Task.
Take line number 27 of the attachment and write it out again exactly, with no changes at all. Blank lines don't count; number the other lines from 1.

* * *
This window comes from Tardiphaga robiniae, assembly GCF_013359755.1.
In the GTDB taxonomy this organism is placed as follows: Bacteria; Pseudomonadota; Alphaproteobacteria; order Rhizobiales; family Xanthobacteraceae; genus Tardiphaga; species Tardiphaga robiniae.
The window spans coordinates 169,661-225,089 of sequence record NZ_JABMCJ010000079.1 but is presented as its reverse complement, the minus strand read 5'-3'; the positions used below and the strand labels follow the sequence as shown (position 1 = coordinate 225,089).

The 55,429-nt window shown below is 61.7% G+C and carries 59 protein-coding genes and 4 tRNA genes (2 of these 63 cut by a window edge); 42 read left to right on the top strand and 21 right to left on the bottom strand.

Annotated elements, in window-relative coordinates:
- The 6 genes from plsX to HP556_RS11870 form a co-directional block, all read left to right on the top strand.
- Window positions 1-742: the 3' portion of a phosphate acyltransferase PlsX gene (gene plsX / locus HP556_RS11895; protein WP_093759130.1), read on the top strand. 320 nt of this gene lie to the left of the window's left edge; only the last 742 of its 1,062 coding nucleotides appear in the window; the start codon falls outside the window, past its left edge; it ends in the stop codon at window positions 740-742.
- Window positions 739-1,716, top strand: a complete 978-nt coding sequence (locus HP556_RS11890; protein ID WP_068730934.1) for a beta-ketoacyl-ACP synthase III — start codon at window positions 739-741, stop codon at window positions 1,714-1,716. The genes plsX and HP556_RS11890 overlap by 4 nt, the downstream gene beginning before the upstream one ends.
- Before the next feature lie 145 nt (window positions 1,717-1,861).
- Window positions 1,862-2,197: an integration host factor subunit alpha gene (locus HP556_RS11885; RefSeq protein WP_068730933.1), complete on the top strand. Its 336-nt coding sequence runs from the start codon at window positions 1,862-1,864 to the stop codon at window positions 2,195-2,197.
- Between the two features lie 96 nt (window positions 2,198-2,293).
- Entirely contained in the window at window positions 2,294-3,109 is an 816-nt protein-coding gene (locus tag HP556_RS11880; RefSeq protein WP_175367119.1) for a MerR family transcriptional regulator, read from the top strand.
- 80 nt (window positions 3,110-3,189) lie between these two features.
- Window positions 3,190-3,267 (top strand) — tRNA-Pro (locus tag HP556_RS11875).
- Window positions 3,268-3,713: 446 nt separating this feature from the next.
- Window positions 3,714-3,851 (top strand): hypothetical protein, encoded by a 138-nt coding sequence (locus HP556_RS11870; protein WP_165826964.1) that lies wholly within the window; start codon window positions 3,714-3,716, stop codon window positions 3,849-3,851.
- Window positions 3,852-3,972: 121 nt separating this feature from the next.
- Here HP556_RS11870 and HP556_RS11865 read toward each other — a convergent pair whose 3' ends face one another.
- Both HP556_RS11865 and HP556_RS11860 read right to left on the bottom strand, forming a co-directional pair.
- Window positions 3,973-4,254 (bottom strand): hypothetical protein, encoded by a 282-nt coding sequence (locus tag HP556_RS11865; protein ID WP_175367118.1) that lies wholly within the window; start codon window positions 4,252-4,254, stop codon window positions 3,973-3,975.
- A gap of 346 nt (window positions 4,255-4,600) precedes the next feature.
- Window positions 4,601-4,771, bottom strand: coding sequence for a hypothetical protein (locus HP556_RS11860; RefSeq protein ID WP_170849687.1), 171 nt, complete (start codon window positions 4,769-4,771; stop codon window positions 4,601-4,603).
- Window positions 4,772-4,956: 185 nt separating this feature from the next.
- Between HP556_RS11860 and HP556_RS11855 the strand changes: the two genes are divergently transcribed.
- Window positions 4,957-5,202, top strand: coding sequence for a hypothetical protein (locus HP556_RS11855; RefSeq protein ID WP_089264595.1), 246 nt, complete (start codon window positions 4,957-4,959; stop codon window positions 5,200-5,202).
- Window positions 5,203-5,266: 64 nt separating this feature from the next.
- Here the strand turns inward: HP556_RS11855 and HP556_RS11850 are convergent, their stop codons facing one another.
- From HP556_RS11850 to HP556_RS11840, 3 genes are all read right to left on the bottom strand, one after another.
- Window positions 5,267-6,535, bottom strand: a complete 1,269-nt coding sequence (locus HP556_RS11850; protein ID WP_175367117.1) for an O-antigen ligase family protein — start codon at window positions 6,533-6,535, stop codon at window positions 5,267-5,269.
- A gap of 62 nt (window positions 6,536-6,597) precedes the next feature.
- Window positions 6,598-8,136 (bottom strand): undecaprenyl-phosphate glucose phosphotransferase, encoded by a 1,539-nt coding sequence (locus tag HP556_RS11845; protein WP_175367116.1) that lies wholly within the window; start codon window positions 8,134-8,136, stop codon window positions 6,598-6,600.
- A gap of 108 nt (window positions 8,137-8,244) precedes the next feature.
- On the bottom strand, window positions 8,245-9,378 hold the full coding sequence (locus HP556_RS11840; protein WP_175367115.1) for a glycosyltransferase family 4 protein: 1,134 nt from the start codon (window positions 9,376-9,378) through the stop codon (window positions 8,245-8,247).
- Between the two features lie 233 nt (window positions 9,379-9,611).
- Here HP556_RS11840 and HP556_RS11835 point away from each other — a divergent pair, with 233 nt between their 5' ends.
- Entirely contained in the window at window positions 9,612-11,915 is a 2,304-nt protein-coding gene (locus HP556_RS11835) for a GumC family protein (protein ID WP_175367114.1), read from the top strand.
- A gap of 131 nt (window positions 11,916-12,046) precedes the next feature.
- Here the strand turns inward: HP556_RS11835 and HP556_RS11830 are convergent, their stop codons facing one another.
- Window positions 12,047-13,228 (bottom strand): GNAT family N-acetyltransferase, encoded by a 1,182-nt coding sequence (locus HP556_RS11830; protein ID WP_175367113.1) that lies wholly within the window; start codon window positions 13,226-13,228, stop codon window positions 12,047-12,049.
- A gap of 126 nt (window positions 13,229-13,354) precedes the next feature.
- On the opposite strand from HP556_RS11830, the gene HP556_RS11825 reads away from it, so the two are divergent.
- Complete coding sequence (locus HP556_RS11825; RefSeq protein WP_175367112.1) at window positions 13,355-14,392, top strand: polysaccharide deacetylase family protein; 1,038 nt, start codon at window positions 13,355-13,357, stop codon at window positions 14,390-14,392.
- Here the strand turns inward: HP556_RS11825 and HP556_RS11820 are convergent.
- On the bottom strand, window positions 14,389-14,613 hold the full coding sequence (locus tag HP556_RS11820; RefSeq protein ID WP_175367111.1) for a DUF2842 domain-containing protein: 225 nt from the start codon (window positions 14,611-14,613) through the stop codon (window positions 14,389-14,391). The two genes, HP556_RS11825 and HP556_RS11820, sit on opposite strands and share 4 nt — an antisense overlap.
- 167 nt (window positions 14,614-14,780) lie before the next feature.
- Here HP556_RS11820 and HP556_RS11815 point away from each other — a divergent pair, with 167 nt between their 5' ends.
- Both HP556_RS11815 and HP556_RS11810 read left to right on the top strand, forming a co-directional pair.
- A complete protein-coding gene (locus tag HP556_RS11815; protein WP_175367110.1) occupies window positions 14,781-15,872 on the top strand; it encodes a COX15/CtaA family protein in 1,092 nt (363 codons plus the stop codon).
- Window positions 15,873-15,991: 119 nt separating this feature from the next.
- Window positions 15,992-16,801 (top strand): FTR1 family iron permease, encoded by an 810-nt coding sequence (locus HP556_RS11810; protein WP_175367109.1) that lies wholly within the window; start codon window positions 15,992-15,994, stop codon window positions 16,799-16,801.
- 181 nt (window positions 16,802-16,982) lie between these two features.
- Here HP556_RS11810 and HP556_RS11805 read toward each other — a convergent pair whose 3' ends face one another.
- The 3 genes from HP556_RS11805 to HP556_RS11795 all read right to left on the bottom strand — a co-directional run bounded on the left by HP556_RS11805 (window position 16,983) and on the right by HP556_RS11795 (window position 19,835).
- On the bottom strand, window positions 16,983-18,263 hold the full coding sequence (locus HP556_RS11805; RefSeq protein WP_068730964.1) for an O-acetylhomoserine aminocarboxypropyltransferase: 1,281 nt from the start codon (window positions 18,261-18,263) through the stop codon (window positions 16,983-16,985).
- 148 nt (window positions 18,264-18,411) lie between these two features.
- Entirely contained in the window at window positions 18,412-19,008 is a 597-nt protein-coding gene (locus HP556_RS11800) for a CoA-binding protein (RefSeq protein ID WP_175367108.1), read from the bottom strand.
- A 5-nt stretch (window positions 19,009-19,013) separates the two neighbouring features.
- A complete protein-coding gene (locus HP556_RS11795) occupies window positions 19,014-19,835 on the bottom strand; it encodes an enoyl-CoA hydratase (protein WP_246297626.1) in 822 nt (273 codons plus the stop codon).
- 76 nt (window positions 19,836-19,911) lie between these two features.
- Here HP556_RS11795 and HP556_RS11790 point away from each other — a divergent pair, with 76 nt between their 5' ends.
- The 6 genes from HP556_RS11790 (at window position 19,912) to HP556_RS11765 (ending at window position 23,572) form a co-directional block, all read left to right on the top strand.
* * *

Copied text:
- Here the strand turns inward: HP556_RS11855 and HP556_RS11850 are convergent, their stop codons facing one another.